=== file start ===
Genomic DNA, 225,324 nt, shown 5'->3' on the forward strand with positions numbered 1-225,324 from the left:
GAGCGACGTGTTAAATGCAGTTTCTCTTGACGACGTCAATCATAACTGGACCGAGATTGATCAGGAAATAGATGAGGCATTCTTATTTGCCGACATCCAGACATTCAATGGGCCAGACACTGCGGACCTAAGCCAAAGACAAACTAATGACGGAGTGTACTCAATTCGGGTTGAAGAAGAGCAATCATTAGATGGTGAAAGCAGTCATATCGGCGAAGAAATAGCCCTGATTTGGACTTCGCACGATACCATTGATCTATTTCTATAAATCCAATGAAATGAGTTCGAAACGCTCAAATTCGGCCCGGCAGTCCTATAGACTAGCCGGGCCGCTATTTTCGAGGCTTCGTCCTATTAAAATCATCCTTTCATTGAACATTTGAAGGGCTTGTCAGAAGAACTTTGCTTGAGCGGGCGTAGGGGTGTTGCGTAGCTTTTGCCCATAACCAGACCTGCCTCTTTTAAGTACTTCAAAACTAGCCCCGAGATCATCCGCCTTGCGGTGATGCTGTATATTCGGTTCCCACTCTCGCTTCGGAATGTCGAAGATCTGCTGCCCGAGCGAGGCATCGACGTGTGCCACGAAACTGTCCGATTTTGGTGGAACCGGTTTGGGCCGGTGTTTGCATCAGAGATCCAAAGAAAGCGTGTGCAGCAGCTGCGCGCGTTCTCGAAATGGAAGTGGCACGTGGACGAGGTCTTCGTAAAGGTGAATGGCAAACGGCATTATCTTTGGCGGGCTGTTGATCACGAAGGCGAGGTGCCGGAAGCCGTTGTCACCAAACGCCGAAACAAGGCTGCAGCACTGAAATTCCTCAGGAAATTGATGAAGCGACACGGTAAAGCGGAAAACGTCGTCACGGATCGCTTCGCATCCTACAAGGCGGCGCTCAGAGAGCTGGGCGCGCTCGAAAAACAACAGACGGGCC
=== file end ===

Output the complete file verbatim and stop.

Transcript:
Genomic DNA, 225,324 nt, shown 5'->3' on the forward strand with positions numbered 1-225,324 from the left:
GAGCGACGTGTTAAATGCAGTTTCTCTTGACGACGTCAATCATAACTGGACCGAGATTGATCAGGAAATAGATGAGGCATTCTTATTTGCCGACATCCAGACATTCAATGGGCCAGACACTGCGGACCTAAGCCAAAGACAAACTAATGACGGAGTGTACTCAATTCGGGTTGAAGAAGAGCAATCATTAGATGGTGAAAGCAGTCATATCGGCGAAGAAATAGCCCTGATTTGGACTTCGCACGATACCATTGATCTATTTCTATAAATCCAATGAAATGAGTTCGAAACGCTCAAATTCGGCCCGGCAGTCCTATAGACTAGCCGGGCCGCTATTTTCGAGGCTTCGTCCTATTAAAATCATCCTTTCATTGAACATTTGAAGGGCTTGTCAGAAGAACTTTGCTTGAGCGGGCGTAGGGGTGTTGCGTAGCTTTTGCCCATAACCAGACCTGCCTCTTTTAAGTACTTCAAAACTAGCCCCGAGATCATCCGCCTTGCGGTGATGCTGTATATTCGGTTCCCACTCTCGCTTCGGAATGTCGAAGATCTGCTGCCCGAGCGAGGCATCGACGTGTGCCACGAAACTGTCCGATTTTGGTGGAACCGGTTTGGGCCGGTGTTTGCATCAGAGATCCAAAGAAAGCGTGTGCAGCAGCTGCGCGCGTTCTCGAAATGGAAGTGGCACGTGGACGAGGTCTTCGTAAAGGTGAATGGCAAACGGCATTATCTTTGGCGGGCTGTTGATCACGAAGGCGAGGTGCCGGAAGCCGTTGTCACCAAACGCCGAAACAAGGCTGCAGCACTGAAATTCCTCAGGAAATTGATGAAGCGACACGGTAAAGCGGAAAACGTCGTCACGGATCGCTTCGCATCCTACAAGGCGGCGCTCAGAGAGCTGGGCGCGCTCGAAAAACAACAGACGGGCC